Thereupon his Majesty’s Attorney Generall gave his opinion that the puttinge of the day in manner as was required by | his Majestie (to his understaundinge) was without all scruple noe delay of justice, nor dainger of the Judges’ oath, insistinge upon some of the reasons which his Majestie had formerly openned, and addinge that the letter hee had writt in his Majesty’s name was noe imperious letter, as to say: That his Majestie, for certaine causes, or for causes knowne to himself, would have them put of the day, but plainely and fairely expressed the causes unto them; for that the Kinge conceaved, upon the Lord [Bishop] of Winchester’s reporte, that the cause concerned him, and that his Majestie would willingly have spoken to them before, but by reason of his important busines could not, and therefore required a staye till they might conveniently speake with him, which they knewe could not bee lounge; and in the conclusion of his speech wished the Judges seriously to consider with themselves whether they were not in greater dainger of breach of their oath by their proceedinge, then they could have ben by their stay. For that it is parte of their oath to counsell his Majestie when they are called; and if they will proceede in a busines first, whereupon they are called to councell, and will councell him when the matter is past, it is more then a simple refusall to give him councell; and soe concluded his speech, and the rest of the learned councell consented to his opinion.
Whereupon the Lord Chiefe Justice of the King’s Bench (aunswearinge nothing to the matter) tooke exceptions that the Kinges councell learned should pleade or dispute with the Judges, for (hee sayde) they were to pleade before the Judges, and not to dispute with them. Whereunto the Kinges Attorney replyed, that hee found that exception strainge, for that the King’s learned councell were by oath and office (and much more when they had the Kinges expresse commaundement), without feare of anie man’s face, to proceede or declare against anie, the greatest peere or subject of the kingdome, and not only anie subject in particular, but any boddie of subjects, or persons, were the[y] Judges, or were they an upper or lower house of Parlament, in case that they exceede the limitts of their authoritie, or take anie thinge from his Majesty’s royall power, or prerogative. And soe concluded that his challendge, and that in his Majesty’s presence, was a wronge to their places, for which hee and his fellowes did appeale to his Majestie for reparacion. And thereupon his Majestie did affirme that it was their dutie soe to doe, and that hee would mayntaine them therein, and tooke occasion afterwardes againe to speake of it. For when the Lord Chiefe Justice sayde hee would not dispute with his Majestie, the Kinge replyed, that the Judges would not dispute with him, nor his learned councell might not dispute with them; soe, whether they did well, or ill, it must not bee disputed.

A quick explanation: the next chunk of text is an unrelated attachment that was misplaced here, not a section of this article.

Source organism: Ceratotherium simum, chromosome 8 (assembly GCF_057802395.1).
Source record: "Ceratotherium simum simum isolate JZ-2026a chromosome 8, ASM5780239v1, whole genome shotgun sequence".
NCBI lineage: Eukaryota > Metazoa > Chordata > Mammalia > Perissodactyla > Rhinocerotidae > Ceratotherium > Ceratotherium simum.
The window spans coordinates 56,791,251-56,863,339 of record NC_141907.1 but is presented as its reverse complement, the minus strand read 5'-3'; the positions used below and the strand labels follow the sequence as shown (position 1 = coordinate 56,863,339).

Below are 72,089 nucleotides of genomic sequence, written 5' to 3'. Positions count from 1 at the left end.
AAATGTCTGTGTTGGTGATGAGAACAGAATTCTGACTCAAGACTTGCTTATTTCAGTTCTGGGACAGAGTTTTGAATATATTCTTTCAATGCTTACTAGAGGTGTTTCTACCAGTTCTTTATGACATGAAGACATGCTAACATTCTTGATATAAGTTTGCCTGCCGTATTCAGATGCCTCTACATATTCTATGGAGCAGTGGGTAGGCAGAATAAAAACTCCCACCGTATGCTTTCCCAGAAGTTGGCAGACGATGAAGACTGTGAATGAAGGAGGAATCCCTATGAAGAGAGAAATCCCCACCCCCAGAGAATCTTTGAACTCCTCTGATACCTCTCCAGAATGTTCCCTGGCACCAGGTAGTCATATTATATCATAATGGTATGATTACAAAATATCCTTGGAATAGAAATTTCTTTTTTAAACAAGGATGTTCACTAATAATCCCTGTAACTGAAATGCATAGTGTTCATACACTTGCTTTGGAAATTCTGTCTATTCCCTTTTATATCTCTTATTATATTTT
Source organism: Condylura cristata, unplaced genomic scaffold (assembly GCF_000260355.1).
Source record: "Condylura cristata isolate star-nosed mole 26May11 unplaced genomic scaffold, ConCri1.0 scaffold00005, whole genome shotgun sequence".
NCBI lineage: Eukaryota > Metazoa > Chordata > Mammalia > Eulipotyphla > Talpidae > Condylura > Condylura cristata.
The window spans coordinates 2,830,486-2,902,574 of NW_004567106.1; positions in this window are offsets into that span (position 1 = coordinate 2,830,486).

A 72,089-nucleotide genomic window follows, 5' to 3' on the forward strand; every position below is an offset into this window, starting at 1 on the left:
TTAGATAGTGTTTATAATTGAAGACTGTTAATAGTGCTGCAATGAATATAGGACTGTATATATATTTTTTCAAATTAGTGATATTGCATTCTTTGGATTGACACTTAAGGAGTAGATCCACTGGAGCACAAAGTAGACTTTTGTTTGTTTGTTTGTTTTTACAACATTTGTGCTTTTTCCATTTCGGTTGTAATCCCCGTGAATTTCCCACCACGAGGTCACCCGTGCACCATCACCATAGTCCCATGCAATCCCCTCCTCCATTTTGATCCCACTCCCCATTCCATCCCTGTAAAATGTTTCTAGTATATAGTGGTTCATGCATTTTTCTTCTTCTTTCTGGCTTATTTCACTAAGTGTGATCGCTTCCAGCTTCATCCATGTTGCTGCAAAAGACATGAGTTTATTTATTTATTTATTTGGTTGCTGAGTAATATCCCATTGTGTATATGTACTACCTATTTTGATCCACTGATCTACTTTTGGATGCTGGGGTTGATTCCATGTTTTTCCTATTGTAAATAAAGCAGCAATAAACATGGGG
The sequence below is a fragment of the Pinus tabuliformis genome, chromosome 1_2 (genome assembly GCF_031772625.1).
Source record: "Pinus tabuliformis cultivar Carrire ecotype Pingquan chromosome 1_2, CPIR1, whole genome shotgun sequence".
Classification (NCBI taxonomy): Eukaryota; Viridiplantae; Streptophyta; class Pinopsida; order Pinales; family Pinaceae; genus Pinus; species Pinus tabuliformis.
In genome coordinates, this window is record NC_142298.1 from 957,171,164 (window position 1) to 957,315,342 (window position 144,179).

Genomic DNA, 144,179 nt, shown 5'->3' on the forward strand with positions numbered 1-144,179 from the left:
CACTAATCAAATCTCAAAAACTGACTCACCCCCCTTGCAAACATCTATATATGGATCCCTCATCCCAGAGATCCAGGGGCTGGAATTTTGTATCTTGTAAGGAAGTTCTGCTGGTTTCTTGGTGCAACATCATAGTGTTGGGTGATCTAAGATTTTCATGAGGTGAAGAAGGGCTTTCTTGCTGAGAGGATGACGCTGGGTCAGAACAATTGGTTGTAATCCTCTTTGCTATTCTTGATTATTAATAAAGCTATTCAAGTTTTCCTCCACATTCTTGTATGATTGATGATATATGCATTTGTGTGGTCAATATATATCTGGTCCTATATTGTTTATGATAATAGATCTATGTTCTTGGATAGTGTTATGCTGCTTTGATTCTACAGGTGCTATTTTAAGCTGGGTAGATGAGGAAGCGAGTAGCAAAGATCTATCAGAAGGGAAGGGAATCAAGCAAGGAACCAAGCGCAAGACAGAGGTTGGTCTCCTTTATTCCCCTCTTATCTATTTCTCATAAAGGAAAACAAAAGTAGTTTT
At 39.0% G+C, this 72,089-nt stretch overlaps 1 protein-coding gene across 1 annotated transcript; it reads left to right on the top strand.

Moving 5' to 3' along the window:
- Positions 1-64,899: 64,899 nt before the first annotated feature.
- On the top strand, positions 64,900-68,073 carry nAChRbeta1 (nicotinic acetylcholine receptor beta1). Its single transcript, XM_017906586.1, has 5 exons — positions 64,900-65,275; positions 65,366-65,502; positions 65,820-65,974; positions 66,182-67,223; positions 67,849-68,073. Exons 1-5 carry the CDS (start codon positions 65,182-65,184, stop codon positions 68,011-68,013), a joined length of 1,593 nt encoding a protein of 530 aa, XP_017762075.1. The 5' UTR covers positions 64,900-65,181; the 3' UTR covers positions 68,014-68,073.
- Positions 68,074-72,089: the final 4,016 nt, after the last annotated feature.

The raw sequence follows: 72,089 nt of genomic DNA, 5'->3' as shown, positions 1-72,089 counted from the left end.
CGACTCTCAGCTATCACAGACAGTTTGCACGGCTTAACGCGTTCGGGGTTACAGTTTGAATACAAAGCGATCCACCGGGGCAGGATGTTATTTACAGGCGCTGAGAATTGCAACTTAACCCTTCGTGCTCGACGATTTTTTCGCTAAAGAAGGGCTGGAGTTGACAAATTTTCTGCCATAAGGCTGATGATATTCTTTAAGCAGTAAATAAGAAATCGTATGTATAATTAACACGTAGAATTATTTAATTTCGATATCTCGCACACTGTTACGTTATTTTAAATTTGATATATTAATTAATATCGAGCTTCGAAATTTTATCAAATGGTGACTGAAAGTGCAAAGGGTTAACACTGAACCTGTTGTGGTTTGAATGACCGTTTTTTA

After this the Lord Chancellor delivered his opinion, cleerely and plainely, that the stay which had beene by his Majestie required was not against lawe, nor any breach of a Judge’s oath, and required that the oath itself might bee read out of the statute, which was donn by the Kinges Sollicitor, and all the wordes thereof waighed and considered.
| Thereupon his Majestie and the Lordes thought good to aske the Judges severally their opinion; the question beinge put in this manner: Whether if at anie time in a case dependinge before the Judges, which his Majestie conceaved to concerne him, either in power or profitt, and thereupon required to consult with him, and that they should stay proceedings in the meanetime, they ought not to stay accordingly. They all (the Lord Chiefe Justice only excepted) yeilded that they would, and acknowledged it to bee their dutie soe to doe; only the Lord Chiefe Justice of the King’s Bench sayd for aunsweare that when that case should bee, hee would doe that should bee fitt for a Judge to doe, and the Lord Chiefe Justice of the Common Pleas, who had assented with the rest, added, that hee would ever trust the justnes of his Majesty’s comaundement.